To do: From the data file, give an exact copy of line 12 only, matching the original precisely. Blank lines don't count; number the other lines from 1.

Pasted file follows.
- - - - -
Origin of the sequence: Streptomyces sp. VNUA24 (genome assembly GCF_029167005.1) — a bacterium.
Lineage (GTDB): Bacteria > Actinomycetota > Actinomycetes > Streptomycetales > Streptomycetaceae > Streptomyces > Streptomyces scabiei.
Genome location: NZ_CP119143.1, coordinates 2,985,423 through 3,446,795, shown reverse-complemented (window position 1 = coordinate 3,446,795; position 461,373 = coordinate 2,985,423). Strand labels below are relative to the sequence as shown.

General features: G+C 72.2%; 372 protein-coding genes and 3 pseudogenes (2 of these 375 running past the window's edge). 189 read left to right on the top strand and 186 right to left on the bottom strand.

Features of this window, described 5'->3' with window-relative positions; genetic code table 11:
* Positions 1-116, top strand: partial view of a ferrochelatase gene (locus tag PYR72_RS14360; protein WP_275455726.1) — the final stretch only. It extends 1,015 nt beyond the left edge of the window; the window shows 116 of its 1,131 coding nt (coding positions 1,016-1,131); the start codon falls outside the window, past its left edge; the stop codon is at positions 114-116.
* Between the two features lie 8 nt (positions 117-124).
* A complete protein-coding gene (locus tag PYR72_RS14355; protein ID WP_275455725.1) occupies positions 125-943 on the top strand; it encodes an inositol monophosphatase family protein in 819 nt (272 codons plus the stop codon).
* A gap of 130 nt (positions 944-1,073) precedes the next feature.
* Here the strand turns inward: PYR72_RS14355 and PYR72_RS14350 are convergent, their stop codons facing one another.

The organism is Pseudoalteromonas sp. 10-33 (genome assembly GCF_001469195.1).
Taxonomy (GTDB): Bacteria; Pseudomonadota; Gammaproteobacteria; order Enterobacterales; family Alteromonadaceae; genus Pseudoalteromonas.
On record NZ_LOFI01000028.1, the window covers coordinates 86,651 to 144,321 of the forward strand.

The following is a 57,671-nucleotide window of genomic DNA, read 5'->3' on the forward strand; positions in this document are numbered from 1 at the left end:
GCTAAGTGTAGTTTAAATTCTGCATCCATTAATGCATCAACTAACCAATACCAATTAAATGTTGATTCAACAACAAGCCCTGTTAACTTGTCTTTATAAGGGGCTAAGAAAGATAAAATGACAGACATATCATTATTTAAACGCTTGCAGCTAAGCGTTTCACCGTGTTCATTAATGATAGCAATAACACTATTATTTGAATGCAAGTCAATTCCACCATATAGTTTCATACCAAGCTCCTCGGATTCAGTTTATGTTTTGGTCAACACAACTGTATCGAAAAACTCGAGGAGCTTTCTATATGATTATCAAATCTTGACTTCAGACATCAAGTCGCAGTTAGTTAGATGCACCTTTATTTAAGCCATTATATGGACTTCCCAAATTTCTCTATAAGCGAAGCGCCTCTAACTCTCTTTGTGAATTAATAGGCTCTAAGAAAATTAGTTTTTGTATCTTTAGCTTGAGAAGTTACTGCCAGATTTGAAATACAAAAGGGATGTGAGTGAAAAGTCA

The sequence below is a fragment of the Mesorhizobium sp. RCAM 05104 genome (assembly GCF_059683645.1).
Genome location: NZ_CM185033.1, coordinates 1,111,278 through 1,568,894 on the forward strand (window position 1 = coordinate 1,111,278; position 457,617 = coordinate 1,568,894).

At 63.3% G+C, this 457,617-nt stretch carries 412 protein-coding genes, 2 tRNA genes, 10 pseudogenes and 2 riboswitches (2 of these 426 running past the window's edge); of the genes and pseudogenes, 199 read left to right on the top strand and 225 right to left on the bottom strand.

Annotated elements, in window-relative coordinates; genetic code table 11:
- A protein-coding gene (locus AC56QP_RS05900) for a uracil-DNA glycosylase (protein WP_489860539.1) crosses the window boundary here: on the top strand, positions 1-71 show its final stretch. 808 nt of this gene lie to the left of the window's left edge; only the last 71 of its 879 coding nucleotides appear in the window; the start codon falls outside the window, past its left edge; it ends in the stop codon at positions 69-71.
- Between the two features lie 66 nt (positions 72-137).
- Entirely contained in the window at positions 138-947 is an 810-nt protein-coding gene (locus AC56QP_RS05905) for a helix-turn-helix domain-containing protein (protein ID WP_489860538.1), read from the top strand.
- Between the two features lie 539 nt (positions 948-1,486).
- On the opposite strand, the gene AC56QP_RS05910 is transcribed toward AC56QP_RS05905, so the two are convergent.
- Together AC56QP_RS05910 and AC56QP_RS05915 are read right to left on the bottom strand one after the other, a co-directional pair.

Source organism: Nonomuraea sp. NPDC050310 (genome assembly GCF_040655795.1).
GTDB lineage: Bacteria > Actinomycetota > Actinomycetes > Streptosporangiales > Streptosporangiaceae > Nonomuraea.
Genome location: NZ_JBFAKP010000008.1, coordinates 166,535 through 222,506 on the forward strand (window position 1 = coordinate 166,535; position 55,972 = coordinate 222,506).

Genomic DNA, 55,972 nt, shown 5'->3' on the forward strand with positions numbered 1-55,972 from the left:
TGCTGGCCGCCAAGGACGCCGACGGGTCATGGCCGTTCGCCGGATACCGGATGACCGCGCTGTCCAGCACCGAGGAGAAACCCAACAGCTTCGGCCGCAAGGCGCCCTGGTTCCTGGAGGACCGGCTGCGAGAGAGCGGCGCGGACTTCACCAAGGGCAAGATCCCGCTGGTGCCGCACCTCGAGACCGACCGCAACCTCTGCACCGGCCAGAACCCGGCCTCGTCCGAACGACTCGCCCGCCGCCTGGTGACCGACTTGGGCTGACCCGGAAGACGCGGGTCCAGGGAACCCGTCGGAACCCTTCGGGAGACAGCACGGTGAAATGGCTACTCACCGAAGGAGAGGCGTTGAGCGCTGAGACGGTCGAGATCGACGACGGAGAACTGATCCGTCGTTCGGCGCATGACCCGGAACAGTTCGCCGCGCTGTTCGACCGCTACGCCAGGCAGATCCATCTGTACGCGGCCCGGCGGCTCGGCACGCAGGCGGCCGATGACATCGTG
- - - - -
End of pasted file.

Taxonomy (GTDB): Bacteria; Pseudomonadota; Gammaproteobacteria; order Enterobacterales; family Alteromonadaceae; genus Pseudoalteromonas.